Georgia vs. Auburn: Game Grades, Analysis for Bulldogs

Georgia vs. Auburn: Game Grades, Analysis for Bulldogs

John Bazemore/Associated Press

If you told Kirby Smart before Georgia’s game against Auburn that his team wouldn’t score an offensive touchdown in the game but still win, he’d probably raise his eyebrows so high his visor would fall off.

But that’s exactly what happened in Georgia’s 13-7 win over Auburn Saturday in Athens.

The Bulldogs submitted a masterful defensive performance, particularly in the second half when they held the Tigers to 32 yards on offense.

Rodrigo Blankenship did Rodrigo Blankenship things, Jacob Eason minimized his mistakes and Georgia beat Auburn for the third straight year, becoming bowl-eligible in the process. This is its sixth win on the year, improving to 6-4 and 4-4 in the SEC.

With that said, grab your finest quill and ink, because it’s time to get grading.

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Pass Offense: B+

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Riley Ridley had himself a game. The freshman, who had a lingering hand injury earlier in the season, is coming into his own at a perfect time. He did so to the tune of 89 yards receiving off three receptions.

Fifty-seven of those yards came off a long pass play from Eason in the first quarter—one where Ridley made an incredible catch. He also had a nice tiptoe sideline catch that went for 22 yards.

Ridley was all over the field Saturday and seemed to always have a step on whoever was covering him. That was evident on a play that should probably have been called pass interference in the second quarter that would’ve equaled another big gain to set up a goal-line situation.

These plays are all a testament to the play of Eason Saturday, who had his best purely quarterbacking game. Eason made an errant throw here and there, but for the most part, he was smart with the football and read the defense well. He checked off when he needed to and was able to find receivers across the middle. He targeted five different receivers, continuing to do a good job spreading the ball around as he has the past few games.

Eason was most impressive on those deep passes, of which Georgia probably should have even run a few more. Eason stood in the pocket and took hits on a few of these passes, delivering them with pinpoint accuracy. Eason’s deep ball is his fastball, and when it’s working, it’s a marvel to watch.

But overall, even if he and the unit didn’t have a touchdown to speak of, Eason played well Saturday—he had a passer rating of 120.9—and is certainly improving as the season goes on.

Grade: B+

Run Offense: B+

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It has become clear that Georgia has recommitted itself to the run. You’d think this wouldn’t be much of a concept, and as seen Saturday, it isn’t. Throughout the CBS broadcast, a meeting Nick Chubb and Sony Michel had with the coaches was brought up, as they expressed that they’d like to be more involved in the offense. They were heard.

Chubb rushed 23 times for 101 yards, and Michel had 73 total yards rushing and receiving, with 55 on the ground and 18 receiving.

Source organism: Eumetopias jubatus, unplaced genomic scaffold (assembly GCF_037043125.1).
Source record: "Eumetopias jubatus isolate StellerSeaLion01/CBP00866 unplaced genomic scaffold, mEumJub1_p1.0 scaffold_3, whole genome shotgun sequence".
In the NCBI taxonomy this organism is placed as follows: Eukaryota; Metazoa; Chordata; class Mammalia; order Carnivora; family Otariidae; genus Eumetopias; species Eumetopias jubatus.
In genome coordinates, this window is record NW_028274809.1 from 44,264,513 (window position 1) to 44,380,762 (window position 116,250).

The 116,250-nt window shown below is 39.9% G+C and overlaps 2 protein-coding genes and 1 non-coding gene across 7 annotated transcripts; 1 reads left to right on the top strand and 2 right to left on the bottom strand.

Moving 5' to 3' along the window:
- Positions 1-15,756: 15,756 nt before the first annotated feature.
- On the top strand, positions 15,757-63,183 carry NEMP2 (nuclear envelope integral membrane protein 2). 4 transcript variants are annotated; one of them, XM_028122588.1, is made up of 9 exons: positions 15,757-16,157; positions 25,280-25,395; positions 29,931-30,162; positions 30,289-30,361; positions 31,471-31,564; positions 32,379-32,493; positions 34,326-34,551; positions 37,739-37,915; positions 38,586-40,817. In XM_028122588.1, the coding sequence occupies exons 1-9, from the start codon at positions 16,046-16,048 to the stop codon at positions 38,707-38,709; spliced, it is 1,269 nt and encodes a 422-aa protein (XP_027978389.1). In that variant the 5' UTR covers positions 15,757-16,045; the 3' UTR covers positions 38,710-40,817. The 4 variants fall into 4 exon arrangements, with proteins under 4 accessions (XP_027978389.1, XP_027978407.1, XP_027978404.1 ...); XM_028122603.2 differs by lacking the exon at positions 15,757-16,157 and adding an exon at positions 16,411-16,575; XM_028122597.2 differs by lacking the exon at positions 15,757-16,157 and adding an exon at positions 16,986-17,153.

Chubb looks more and more like his old self with each passing week, especially in the way he finishes his runs. He had four runs of 10 yards or more.

Georgia’s backs did a good job of being patient in waiting for holes to open up for them. The run offense allowed Georgia to run a lot of clock, especially late in the game. The Bulldogs won the time of possession battle; they had ball the for 39:09. Against a team like Auburn that likes to run a lot of plays, that is a big win.

The Tigers have a two-headed monster in Montravius Adams and Carl Lawson, and the Bulldogs did an admirable job picking up the yards they did against them. The two got their stops, but Georgia had success against Auburn’s much-vaunted defensive line.

Georgia continues to be committed to the sweep play with Isaiah McKenzie, and while McKenzie finished with 35 yards rushing, it worked to varying degrees. I understand the desire to get him the ball, but it can sometimes stall a drive’s momentum if the whole team is moving east to west.

But we’re nitpicking—Georgia rushed the ball well and the pass/run ratio was slanted toward the run, which is how it should be for this team.

Grade: B+

Pass Defense: A

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Before we get too far into this, keep in mind that Auburn quarterback Sean White has been dealing with a shoulder injury, and Saturday’s performance didn’t look like the player he has been the past month.

But Georgia limited Auburn to just 37 pass yards total on 22 attempts. That should be commended. The Tigers had no big plays through the air, and several times White was left flustered in the pocket on obvious passing downs because of airtight coverage downfield.

Convincing Mo Smith to transfer has to be one of the high points of Kirby Smart’s tenure so far, as the fifth-year senior very likely swung this game himself. Smith had a morale booster of a pick-six of White to open the third quarter on a pass that was thrown right to him. It would be Georgia’s only touchdown.

There’s not too much to analyze from this unit other than to say it played solid and didn’t have many, if any, lapses. There’s not much to criticize given the way Auburn’s offense played for half the game regardless.

Grade: A

Run Defense: A+

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Much like Georgia, Auburn’s modus operandi is running the football. The Tigers played this game without Kamryn Pettway, the conference’s leading rusher who treats running the ball like Monopoly, passing go and collecting 150 yards without breaking a sweat. Pettway had 150 yards-plus in his past four games prior to this one.

Pettway sat out Saturday’s game with a leg injury, and Tiger fans are likely leaving Sanford Stadium wondering what could have been. Auburn rushed for 127 total yards, which accounted for 77 percent of its total offense (the team had 164 total yards of offense).

Georgia was outstanding in stopping the run. Coming into this game, Georgia was third in the SEC allowing just 118.2 yards per game, and Auburn’s 127 are in and around that bell curve.

It held Auburn running back Kerryon Johnson to a yard under 100 total and generally was a pest with whatever the Tigers tried to throw at them.

Sophomore defensive lineman Jonathan Ledbetter is showing why the team thought he’d be a difference maker this season, finishing second on the team in tackles with five and one for a loss. Linebacker Roquan Smith led the team in tackles with seven.